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Letter: Crash survivor’s mother pleads for strict limo rules

The scene on Route 48 in Cutchogue in

The scene on Route 48 in Cutchogue in July 2015 after a collision between a pickup truck and a stretch limousine killed four women in the limo. Credit: Randee Daddona

Within just three years, New Yorkers have witnessed two senseless limousine crashes. As the mother of Joelle DiMonte, a survivor of the 2015 Cutchogue crash that killed four young women, I am outraged that safety regulations for stretch limousines have not been addressed, and that drivers are so careless [“20 dead in limo crash,” News, Oct. 8]!

Although the driver of the pickup truck in the Long Island crash pleaded guilty to driving while impaired, I believe that neither he nor the limousine driver was sanctioned appropriately for a tragedy that still wreaks psychological havoc on those left behind.

The survivors live with mixed emotions of guilt, thankfulness and sadness. Three years after we begged public officials for strict legislation to regulate stretch limousines, 20 lives were wasted in the crash in upstate Schoharie on Saturday. Is this complacency, negligence, bureaucracy or lack of motivation to change things?

It is inconceivable that the likes of such an accident happened again. It’s time to make more noise! Sensational coverage by some news media has not been enough to orchestrate change. I can’t do it alone, and I know that I won’t. I am taking the first steps to launch a campaign to urge our governor and local policy-makers to be proactive. Change the laws and emphasize accountability!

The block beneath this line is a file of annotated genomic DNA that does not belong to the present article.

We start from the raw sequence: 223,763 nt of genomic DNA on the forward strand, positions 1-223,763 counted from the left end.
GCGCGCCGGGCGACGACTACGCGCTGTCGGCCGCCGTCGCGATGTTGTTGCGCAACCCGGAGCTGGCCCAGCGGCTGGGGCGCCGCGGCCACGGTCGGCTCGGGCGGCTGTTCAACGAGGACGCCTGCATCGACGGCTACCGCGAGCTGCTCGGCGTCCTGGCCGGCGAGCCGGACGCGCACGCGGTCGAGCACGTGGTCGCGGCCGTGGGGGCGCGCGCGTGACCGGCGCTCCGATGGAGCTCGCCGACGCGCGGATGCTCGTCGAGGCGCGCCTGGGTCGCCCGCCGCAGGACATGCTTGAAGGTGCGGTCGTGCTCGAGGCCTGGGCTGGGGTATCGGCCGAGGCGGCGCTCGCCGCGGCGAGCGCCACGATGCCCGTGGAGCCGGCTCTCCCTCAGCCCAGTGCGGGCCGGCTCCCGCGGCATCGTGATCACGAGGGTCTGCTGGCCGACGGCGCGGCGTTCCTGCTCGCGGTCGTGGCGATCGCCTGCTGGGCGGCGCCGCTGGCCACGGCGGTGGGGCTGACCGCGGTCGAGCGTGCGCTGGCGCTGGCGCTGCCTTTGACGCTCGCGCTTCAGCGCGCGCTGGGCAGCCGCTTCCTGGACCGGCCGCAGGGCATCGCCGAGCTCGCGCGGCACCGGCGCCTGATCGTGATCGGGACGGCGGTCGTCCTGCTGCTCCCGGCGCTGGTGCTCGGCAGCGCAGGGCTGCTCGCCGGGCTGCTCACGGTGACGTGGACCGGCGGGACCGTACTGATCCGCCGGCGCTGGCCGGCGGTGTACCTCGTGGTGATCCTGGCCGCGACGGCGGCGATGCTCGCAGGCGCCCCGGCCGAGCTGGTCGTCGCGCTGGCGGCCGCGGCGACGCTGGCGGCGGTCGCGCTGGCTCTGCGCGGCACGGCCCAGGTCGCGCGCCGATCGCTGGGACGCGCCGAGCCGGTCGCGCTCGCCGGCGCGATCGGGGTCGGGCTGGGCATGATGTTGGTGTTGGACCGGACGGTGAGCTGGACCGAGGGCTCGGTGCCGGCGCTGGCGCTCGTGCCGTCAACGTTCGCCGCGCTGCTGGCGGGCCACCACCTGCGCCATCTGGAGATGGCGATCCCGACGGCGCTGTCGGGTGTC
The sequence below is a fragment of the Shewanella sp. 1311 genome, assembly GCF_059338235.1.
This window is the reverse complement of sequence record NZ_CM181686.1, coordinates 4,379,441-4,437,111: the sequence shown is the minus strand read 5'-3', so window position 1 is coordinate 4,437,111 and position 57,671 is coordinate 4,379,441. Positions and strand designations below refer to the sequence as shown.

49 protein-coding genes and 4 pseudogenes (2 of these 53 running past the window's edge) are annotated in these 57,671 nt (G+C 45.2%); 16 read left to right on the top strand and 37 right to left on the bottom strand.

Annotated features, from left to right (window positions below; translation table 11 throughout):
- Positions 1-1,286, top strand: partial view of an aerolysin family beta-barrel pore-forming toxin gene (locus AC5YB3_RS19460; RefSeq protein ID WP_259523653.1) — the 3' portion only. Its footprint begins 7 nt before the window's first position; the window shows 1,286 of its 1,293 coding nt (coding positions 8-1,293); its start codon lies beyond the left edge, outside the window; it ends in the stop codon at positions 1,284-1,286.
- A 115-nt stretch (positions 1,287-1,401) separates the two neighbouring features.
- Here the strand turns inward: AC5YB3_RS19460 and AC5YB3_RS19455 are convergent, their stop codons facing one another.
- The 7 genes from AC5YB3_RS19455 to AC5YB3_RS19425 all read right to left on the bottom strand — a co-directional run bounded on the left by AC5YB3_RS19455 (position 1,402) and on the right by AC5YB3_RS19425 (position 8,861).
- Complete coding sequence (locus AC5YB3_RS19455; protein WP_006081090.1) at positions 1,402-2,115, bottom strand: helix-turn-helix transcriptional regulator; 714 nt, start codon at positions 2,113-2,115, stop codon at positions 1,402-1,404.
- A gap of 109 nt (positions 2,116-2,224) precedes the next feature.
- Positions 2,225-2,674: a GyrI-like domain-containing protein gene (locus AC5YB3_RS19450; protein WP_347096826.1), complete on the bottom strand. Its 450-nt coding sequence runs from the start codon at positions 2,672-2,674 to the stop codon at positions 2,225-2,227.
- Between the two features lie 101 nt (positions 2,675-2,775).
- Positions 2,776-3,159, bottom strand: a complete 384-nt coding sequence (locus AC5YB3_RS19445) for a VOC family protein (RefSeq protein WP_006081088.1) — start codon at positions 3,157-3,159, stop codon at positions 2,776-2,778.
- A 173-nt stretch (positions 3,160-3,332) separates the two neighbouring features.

Elections are upon us, campaigns are heating up. Our elected officials are seeking new terms. Let’s act now before another tragedy occurs.

Nancy DiMonte, Elwood

Build on unused commercial lots

Developers are asking the Town of Smithtown to rezone 2.7 wooded acres at Route 347 and Browns Road in Nesconset for a Dunkin’ Donuts [“Dunkin’ by park proposed,” News, Sept. 25]. This is one more example of development that hurts Long Island’s environment. We cannot afford to lose one more mature tree. Plenty of open commercial lots could be revitalized by a new Dunkin’ Donuts. In addition, this land is zoned residential, and the franchise would upset a community of homes for commercial gain.

Steve Rolston, Baldwin

Editor’s note: The writer is a member of the Long Island chapter of the Sierra Club environmental organization.